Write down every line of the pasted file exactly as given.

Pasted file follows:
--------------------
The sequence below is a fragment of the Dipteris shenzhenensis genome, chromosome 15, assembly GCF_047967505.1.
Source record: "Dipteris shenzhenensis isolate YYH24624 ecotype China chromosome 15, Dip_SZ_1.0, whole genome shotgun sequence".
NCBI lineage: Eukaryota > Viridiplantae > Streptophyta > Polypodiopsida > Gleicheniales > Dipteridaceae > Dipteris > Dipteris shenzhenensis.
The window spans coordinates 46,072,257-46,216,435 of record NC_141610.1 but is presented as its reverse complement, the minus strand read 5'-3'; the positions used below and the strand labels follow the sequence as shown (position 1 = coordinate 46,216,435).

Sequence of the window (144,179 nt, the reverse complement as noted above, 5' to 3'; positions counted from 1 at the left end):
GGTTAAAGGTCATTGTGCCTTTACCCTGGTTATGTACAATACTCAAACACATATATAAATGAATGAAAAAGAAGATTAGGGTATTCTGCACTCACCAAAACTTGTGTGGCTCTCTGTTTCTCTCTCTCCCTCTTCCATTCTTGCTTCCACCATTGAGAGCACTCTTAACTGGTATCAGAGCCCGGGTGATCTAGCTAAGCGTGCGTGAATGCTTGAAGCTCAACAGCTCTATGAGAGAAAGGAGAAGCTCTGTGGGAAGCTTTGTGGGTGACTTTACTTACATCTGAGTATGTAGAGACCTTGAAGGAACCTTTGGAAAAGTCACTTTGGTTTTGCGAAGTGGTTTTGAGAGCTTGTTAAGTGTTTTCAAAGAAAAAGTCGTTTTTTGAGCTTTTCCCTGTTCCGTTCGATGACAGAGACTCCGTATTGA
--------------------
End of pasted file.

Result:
The sequence below is a fragment of the Dipteris shenzhenensis genome, chromosome 15, assembly GCF_047967505.1.
Source record: "Dipteris shenzhenensis isolate YYH24624 ecotype China chromosome 15, Dip_SZ_1.0, whole genome shotgun sequence".
NCBI lineage: Eukaryota > Viridiplantae > Streptophyta > Polypodiopsida > Gleicheniales > Dipteridaceae > Dipteris > Dipteris shenzhenensis.
The window spans coordinates 46,072,257-46,216,435 of record NC_141610.1 but is presented as its reverse complement, the minus strand read 5'-3'; the positions used below and the strand labels follow the sequence as shown (position 1 = coordinate 46,216,435).

Sequence of the window (144,179 nt, the reverse complement as noted above, 5' to 3'; positions counted from 1 at the left end):
GGTTAAAGGTCATTGTGCCTTTACCCTGGTTATGTACAATACTCAAACACATATATAAATGAATGAAAAAGAAGATTAGGGTATTCTGCACTCACCAAAACTTGTGTGGCTCTCTGTTTCTCTCTCTCCCTCTTCCATTCTTGCTTCCACCATTGAGAGCACTCTTAACTGGTATCAGAGCCCGGGTGATCTAGCTAAGCGTGCGTGAATGCTTGAAGCTCAACAGCTCTATGAGAGAAAGGAGAAGCTCTGTGGGAAGCTTTGTGGGTGACTTTACTTACATCTGAGTATGTAGAGACCTTGAAGGAACCTTTGGAAAAGTCACTTTGGTTTTGCGAAGTGGTTTTGAGAGCTTGTTAAGTGTTTTCAAAGAAAAAGTCGTTTTTTGAGCTTTTCCCTGTTCCGTTCGATGACAGAGACTCCGTATTGA